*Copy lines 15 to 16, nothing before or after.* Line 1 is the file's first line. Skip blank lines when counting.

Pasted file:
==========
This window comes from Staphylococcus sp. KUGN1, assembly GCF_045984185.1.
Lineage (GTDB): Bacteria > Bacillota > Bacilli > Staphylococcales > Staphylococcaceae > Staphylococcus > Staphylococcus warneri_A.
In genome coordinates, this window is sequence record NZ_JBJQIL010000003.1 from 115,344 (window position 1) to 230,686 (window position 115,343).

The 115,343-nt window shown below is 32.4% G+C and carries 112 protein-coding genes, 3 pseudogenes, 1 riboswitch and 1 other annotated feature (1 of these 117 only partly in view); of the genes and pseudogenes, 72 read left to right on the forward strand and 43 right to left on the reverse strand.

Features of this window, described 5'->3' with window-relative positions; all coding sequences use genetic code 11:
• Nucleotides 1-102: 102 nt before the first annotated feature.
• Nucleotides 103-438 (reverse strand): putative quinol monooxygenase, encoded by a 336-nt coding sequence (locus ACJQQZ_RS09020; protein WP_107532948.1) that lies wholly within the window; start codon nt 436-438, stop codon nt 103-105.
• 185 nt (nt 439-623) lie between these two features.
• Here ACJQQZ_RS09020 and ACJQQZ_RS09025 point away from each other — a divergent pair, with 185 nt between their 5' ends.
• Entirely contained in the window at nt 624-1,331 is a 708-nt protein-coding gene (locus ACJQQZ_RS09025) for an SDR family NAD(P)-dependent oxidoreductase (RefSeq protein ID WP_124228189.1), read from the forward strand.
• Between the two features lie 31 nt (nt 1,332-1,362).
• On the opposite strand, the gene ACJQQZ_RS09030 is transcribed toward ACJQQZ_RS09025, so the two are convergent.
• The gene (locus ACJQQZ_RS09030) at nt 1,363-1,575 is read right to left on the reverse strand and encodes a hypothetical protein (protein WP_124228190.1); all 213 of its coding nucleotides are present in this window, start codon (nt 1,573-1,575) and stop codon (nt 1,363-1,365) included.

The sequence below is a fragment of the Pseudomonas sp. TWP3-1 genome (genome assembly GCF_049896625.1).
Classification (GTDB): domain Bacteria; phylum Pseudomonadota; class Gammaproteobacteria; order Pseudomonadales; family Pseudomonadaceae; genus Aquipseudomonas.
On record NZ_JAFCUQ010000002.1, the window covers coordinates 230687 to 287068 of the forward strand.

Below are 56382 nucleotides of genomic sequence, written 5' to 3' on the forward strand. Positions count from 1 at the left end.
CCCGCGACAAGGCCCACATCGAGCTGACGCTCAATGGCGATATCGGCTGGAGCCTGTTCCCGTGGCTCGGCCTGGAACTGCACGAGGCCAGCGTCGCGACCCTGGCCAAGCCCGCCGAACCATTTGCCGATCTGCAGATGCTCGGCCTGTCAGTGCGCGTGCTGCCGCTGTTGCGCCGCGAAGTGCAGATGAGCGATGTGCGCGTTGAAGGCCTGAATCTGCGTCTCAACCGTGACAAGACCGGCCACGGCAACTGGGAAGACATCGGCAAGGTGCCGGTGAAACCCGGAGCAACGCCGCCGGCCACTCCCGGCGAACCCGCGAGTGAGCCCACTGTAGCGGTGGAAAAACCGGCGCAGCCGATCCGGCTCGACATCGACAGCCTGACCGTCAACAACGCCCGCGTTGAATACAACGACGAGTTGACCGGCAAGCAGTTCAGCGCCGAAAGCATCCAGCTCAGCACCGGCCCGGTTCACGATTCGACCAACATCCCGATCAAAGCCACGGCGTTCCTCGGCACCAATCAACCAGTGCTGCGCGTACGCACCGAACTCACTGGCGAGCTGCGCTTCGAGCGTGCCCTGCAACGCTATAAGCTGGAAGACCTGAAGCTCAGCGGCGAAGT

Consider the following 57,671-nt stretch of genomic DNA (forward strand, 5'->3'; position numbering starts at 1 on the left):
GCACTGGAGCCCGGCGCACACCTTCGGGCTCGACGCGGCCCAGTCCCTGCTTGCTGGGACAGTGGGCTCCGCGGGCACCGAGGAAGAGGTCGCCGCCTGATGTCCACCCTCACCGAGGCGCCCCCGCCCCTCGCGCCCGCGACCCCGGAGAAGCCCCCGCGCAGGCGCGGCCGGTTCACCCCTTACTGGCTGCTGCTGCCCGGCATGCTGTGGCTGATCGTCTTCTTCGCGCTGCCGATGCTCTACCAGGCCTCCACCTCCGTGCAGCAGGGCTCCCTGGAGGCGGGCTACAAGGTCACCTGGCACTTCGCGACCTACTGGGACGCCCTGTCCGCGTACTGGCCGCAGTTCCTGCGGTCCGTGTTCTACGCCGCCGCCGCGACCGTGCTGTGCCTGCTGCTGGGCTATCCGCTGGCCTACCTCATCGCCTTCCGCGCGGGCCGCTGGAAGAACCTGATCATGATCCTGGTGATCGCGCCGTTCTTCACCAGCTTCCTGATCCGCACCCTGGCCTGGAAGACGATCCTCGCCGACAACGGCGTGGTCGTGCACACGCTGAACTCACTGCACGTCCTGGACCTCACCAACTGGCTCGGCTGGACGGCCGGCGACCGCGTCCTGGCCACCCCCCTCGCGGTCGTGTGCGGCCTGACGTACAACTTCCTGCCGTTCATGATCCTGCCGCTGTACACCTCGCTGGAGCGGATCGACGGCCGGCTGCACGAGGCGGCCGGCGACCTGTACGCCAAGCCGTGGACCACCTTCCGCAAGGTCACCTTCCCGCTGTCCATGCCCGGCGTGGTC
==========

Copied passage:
Classification (GTDB): domain Bacteria; phylum Pseudomonadota; class Gammaproteobacteria; order Pseudomonadales; family Pseudomonadaceae; genus Aquipseudomonas.
On record NZ_JAFCUQ010000002.1, the window covers coordinates 230687 to 287068 of the forward strand.